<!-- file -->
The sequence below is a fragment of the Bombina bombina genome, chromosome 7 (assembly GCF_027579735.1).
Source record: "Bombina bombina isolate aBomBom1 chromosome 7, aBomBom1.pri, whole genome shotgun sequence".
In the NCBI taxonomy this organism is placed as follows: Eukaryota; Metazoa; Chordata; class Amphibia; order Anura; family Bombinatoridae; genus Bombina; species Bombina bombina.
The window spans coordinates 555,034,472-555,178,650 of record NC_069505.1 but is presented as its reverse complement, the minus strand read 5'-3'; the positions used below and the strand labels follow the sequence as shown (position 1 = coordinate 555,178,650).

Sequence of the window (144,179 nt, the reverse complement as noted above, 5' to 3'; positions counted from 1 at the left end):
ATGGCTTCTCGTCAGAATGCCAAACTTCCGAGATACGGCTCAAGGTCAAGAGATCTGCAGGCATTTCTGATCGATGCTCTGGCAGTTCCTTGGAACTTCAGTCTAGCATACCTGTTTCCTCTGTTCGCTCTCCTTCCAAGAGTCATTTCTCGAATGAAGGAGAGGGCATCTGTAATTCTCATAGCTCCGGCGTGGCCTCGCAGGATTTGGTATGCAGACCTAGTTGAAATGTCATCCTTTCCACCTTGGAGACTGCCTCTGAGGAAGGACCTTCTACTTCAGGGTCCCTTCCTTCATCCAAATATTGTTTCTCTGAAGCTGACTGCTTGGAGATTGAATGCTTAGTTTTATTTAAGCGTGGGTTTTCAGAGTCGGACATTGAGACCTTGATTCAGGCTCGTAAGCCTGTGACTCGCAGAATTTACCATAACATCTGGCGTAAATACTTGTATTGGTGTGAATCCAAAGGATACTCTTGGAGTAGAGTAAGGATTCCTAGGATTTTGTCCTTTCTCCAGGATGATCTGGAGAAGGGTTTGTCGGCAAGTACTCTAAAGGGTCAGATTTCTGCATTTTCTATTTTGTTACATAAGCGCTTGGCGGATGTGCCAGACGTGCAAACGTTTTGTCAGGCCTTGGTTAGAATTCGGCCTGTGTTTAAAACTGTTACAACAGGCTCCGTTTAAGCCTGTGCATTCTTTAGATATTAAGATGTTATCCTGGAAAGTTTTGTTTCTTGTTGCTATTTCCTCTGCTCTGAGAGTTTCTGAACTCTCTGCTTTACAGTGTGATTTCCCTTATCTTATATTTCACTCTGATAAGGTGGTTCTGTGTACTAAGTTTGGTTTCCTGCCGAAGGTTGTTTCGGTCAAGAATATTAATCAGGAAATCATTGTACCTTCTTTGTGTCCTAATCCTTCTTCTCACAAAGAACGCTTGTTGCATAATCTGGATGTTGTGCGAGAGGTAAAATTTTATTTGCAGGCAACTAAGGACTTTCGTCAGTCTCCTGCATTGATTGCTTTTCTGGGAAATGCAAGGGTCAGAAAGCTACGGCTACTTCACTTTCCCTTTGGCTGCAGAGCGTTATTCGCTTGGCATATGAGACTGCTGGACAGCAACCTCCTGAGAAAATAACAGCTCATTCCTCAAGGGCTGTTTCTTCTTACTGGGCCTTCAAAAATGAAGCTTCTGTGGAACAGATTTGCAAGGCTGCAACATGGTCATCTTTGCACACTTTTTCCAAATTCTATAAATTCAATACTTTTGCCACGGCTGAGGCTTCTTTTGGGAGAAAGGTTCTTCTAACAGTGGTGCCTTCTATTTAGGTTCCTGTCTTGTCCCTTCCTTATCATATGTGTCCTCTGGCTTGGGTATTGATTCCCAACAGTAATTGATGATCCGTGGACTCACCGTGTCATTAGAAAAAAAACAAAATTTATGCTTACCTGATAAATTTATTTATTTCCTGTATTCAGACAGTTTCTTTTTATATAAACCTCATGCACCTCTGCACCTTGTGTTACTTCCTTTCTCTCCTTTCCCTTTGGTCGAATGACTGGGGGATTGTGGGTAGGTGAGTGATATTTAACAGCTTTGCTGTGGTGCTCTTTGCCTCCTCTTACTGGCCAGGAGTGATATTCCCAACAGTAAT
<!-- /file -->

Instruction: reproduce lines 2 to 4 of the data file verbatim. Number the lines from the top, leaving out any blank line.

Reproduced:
Source record: "Bombina bombina isolate aBomBom1 chromosome 7, aBomBom1.pri, whole genome shotgun sequence".
In the NCBI taxonomy this organism is placed as follows: Eukaryota; Metazoa; Chordata; class Amphibia; order Anura; family Bombinatoridae; genus Bombina; species Bombina bombina.
The window spans coordinates 555,034,472-555,178,650 of record NC_069505.1 but is presented as its reverse complement, the minus strand read 5'-3'; the positions used below and the strand labels follow the sequence as shown (position 1 = coordinate 555,178,650).